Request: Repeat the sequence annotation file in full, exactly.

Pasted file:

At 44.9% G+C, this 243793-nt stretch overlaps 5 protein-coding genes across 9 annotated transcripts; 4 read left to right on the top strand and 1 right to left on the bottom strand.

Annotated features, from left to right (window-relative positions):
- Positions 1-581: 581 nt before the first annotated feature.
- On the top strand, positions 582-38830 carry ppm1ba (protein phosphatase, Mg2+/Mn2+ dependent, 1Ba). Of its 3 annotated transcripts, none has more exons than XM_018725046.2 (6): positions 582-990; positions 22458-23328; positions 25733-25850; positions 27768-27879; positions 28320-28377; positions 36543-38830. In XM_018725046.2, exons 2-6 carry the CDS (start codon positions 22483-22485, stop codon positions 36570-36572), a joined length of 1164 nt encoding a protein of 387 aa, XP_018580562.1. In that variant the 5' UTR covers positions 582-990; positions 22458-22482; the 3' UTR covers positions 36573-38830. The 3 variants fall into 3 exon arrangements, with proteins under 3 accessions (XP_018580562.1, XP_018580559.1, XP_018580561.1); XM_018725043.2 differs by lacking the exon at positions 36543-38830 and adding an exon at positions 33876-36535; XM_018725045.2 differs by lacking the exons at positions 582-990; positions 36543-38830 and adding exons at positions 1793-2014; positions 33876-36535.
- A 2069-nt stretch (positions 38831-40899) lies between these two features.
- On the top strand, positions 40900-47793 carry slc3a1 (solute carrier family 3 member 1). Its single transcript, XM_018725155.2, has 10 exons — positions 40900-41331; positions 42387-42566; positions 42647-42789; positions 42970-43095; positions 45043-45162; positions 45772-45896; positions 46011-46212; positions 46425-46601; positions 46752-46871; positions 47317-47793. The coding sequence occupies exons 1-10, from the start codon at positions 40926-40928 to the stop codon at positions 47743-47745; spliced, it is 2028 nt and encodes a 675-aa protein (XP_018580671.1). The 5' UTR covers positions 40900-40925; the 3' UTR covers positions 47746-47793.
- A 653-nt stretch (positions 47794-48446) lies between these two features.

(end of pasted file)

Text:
At 44.9% G+C, this 243793-nt stretch overlaps 5 protein-coding genes across 9 annotated transcripts; 4 read left to right on the top strand and 1 right to left on the bottom strand.

Annotated features, from left to right (window-relative positions):
- Positions 1-581: 581 nt before the first annotated feature.
- On the top strand, positions 582-38830 carry ppm1ba (protein phosphatase, Mg2+/Mn2+ dependent, 1Ba). Of its 3 annotated transcripts, none has more exons than XM_018725046.2 (6): positions 582-990; positions 22458-23328; positions 25733-25850; positions 27768-27879; positions 28320-28377; positions 36543-38830. In XM_018725046.2, exons 2-6 carry the CDS (start codon positions 22483-22485, stop codon positions 36570-36572), a joined length of 1164 nt encoding a protein of 387 aa, XP_018580562.1. In that variant the 5' UTR covers positions 582-990; positions 22458-22482; the 3' UTR covers positions 36573-38830. The 3 variants fall into 3 exon arrangements, with proteins under 3 accessions (XP_018580562.1, XP_018580559.1, XP_018580561.1); XM_018725043.2 differs by lacking the exon at positions 36543-38830 and adding an exon at positions 33876-36535; XM_018725045.2 differs by lacking the exons at positions 582-990; positions 36543-38830 and adding exons at positions 1793-2014; positions 33876-36535.
- A 2069-nt stretch (positions 38831-40899) lies between these two features.
- On the top strand, positions 40900-47793 carry slc3a1 (solute carrier family 3 member 1). Its single transcript, XM_018725155.2, has 10 exons — positions 40900-41331; positions 42387-42566; positions 42647-42789; positions 42970-43095; positions 45043-45162; positions 45772-45896; positions 46011-46212; positions 46425-46601; positions 46752-46871; positions 47317-47793. The coding sequence occupies exons 1-10, from the start codon at positions 40926-40928 to the stop codon at positions 47743-47745; spliced, it is 2028 nt and encodes a 675-aa protein (XP_018580671.1). The 5' UTR covers positions 40900-40925; the 3' UTR covers positions 47746-47793.
- A 653-nt stretch (positions 47794-48446) lies between these two features.